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I think on that tripod base that the alignment of the grain of the top will be important. Expansion occurs across the grain, not much on the long direction of grain. I'd want to center so that the long grain sits on two legs, that way only the third leg will have to have a loose fit using any of the methods shown. The joint where the three legs meet is the most vulnerable part of the table, so the top is also going to add strength. I'm assuming that you're using a glued up panel for the top. If its ply, expansion will not be much of a problem.
 

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Chuck, what are the typical inner diameters of those washers you mention? I have a feeling this is important if I go this way to allow for movement, and I have no idea if there are standard sizes.[/QUOTE

Not really. They are stamped out of sheet metal and they vary a bit. You'd want the hole small enough so that the head of the screw is fully supported.

Stick, I see you cast a vote for the "8" fasteners as well. I did see the "S" (or "Z") fasteners, but because I'm not having an apron, I don't know that I can make those work.]/QUOTE]

The best way to install them (the figure 8 ones) would be to route a slot in the top of the leg deep enough for the thickness of the screw and washer. The opening of the slot would need to be wide enough to allow the washer to swivel back and forth with the wood movement. Alignment is also important. Wood swells across the grain but moves very little lengthwise. You would want the slot 90* to the cross grain (i.e. parallel to the length of the boards). You're right about the Z clips. They need to be used with an apron.

Vince, I've asked you in the other thread, do I need more than one 8 per leg, and how long are they?
No. Just the one on each leg. If you used two then one of them would be oriented wrong in relation to the grain and wouldn't allow free movement.
 
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Paul
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If it wouldn't be noticeable, you could cut a circle of thinner ply, just big enough to span the legs. Screw that to the tops of the legs. Screw the ply into the table top in a couple of places, in a line, straight down the grain. Or you could use oversize holes with washers to allow for expansion.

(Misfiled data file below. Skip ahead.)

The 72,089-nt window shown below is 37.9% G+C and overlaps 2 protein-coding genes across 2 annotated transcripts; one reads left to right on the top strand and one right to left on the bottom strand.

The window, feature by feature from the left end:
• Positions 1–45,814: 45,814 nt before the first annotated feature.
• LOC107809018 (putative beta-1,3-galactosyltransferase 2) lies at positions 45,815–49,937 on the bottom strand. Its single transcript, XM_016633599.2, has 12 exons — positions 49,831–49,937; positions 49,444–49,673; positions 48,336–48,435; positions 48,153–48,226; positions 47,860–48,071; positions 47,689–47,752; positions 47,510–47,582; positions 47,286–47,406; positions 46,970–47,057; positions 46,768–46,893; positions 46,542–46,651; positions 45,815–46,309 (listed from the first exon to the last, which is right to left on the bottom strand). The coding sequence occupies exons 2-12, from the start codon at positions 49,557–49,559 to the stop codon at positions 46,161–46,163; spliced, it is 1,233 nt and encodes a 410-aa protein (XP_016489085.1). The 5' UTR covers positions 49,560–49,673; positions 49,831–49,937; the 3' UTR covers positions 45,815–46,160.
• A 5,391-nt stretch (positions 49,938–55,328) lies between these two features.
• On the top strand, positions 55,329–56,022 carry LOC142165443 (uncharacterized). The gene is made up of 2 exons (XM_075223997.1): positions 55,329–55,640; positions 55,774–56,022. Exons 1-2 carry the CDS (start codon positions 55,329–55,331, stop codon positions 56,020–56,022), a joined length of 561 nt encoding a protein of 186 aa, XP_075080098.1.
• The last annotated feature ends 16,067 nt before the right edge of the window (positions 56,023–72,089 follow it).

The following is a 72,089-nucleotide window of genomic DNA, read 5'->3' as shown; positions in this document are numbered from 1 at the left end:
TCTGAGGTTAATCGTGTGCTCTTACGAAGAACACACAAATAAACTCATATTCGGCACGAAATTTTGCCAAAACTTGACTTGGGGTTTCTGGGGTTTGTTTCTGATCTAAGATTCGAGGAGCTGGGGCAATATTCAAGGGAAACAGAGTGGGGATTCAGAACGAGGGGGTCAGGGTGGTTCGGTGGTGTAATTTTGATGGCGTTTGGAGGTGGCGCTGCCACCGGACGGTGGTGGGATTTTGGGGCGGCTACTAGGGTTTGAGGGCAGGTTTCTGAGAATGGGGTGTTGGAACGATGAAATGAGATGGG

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Discussion Starter · #14 ·

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Z clips don't lend themselves to a table with no apron very well, and because of the kind of legs I'm using I don't think they'd work.
I know they will..
 

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Discussion Starter · #17 ·
I think I can possibly see it Stick, I guess I'm not sure how to cut the slide lines in the legs because of the angle.
I anticipate the table top wouldn't move once they're all in place as each leg would prevent the top sliding in that direction.

Probably need 2 per leg? On the back faces?
 

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Discussion Starter · #18 ·
And because the top is kiln-dried laminate, and most of it will be sealed, I would have thought it would be more stable?

Sorry, I'm just not experienced in this aspect and really getting confused.
 

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most of the battle is seeing things from different angles/ways...
slit the side of the leg w/ a Dremel type tool...
 

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Discussion Starter · #20 ·
Interesting idea

If it wouldn't be noticeable, you could cut a circle of thinner ply, just big enough to span the legs. Screw that to the tops of the legs. Screw the ply into the table top in a couple of places, in a line, straight down the grain. Or you could use oversize holes with washers to allow for expansion.
Thanks Paul.
I considered this once I saw what you'd written, but I'm really trying to keep visible differences to a minimum.
I even considered recessing said plywood, but I have a difficulty there in that I'd need to move the benchtop joiners deeper, and I just can't do that.